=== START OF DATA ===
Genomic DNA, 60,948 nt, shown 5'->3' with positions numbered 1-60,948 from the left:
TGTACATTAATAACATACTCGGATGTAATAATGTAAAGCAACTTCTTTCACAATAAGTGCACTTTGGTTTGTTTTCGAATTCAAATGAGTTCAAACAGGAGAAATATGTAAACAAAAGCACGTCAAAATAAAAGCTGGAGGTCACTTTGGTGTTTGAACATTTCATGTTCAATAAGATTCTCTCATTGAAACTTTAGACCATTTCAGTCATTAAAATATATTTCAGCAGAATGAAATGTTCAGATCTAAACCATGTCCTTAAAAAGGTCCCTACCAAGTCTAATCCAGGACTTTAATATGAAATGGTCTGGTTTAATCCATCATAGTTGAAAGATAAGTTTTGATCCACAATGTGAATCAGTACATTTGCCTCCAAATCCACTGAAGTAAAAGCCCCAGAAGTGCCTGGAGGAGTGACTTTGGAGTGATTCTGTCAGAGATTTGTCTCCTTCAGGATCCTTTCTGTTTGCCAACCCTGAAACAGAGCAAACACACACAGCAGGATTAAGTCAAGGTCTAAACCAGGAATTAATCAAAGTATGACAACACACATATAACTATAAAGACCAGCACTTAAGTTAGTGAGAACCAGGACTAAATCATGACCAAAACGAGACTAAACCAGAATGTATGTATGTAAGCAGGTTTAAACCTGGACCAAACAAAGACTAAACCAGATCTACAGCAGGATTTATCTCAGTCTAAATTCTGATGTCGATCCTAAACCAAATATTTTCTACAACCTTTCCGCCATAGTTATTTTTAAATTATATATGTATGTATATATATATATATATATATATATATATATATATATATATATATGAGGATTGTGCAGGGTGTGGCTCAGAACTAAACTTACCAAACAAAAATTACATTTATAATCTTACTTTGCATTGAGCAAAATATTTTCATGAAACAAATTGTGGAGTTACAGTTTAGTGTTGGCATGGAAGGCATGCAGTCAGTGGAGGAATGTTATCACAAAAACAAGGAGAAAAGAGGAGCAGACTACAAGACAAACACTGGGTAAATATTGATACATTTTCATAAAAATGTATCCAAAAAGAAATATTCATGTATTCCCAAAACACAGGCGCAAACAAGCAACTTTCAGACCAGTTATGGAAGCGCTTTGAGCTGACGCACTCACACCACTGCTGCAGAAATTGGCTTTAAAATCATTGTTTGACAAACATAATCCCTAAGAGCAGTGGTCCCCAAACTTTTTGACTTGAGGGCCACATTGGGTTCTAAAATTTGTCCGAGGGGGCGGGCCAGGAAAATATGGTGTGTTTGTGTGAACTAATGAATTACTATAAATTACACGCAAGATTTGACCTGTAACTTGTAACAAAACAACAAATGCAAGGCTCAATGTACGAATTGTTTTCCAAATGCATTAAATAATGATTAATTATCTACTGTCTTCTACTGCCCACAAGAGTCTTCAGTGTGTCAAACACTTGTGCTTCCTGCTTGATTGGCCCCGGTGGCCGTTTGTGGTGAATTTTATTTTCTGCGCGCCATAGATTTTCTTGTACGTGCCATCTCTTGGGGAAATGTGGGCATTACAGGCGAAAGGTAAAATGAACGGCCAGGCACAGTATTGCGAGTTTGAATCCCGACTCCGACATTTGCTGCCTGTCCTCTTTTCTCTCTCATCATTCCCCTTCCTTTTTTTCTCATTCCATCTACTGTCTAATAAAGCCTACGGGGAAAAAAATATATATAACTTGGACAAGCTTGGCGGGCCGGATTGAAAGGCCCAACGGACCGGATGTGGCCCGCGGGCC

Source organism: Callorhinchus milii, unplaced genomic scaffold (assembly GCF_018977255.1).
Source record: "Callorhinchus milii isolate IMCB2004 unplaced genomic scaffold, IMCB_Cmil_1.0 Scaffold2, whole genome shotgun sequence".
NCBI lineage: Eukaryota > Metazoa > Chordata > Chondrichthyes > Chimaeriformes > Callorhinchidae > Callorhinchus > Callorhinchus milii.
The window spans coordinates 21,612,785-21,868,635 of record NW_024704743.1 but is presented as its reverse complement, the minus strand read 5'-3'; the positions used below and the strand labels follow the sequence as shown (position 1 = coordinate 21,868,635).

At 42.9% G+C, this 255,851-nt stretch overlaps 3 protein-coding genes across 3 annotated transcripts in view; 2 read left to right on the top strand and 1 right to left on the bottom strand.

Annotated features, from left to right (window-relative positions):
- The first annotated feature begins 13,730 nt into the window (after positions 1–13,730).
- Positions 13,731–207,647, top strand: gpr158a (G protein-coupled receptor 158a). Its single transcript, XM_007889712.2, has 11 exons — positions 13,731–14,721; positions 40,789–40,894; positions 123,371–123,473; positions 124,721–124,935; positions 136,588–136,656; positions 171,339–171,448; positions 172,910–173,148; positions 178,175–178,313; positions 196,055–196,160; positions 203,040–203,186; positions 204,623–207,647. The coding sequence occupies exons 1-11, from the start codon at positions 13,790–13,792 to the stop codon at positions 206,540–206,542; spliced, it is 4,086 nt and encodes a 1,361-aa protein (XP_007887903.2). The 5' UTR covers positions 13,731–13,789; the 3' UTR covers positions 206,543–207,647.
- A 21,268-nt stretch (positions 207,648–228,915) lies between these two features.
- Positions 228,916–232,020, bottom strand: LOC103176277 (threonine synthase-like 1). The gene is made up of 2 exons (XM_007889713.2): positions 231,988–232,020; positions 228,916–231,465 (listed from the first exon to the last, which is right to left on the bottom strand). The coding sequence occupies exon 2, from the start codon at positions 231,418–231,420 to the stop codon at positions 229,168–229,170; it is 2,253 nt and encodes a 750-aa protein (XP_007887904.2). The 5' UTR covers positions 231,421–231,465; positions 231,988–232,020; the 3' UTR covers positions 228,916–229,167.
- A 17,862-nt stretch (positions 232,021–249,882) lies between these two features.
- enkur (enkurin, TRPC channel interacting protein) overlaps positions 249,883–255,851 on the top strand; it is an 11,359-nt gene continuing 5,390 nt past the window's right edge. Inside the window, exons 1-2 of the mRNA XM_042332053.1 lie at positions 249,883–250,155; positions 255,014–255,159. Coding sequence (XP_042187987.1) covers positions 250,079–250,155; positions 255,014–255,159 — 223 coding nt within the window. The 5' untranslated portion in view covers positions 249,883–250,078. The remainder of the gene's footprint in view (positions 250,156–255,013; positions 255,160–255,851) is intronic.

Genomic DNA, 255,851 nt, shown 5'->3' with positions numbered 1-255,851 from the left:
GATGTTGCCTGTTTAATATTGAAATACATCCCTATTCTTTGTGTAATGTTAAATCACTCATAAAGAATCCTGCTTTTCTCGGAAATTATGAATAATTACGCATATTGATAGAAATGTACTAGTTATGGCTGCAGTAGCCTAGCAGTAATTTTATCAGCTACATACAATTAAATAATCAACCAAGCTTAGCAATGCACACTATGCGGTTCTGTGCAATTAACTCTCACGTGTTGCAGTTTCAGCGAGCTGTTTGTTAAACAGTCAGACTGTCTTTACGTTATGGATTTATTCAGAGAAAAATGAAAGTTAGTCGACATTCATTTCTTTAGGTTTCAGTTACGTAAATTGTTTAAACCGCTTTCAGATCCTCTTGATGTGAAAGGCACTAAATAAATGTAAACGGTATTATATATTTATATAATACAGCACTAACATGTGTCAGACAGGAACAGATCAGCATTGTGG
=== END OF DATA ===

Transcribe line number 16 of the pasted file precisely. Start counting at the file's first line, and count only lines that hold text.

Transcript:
GATGTTGCCTGTTTAATATTGAAATACATCCCTATTCTTTGTGTAATGTTAAATCACTCATAAAGAATCCTGCTTTTCTCGGAAATTATGAATAATTACGCATATTGATAGAAATGTACTAGTTATGGCTGCAGTAGCCTAGCAGTAATTTTATCAGCTACATACAATTAAATAATCAACCAAGCTTAGCAATGCACACTATGCGGTTCTGTGCAATTAACTCTCACGTGTTGCAGTTTCAGCGAGCTGTTTGTTAAACAGTCAGACTGTCTTTACGTTATGGATTTATTCAGAGAAAAATGAAAGTTAGTCGACATTCATTTCTTTAGGTTTCAGTTACGTAAATTGTTTAAACCGCTTTCAGATCCTCTTGATGTGAAAGGCACTAAATAAATGTAAACGGTATTATATATTTATATAATACAGCACTAACATGTGTCAGACAGGAACAGATCAGCATTGTGG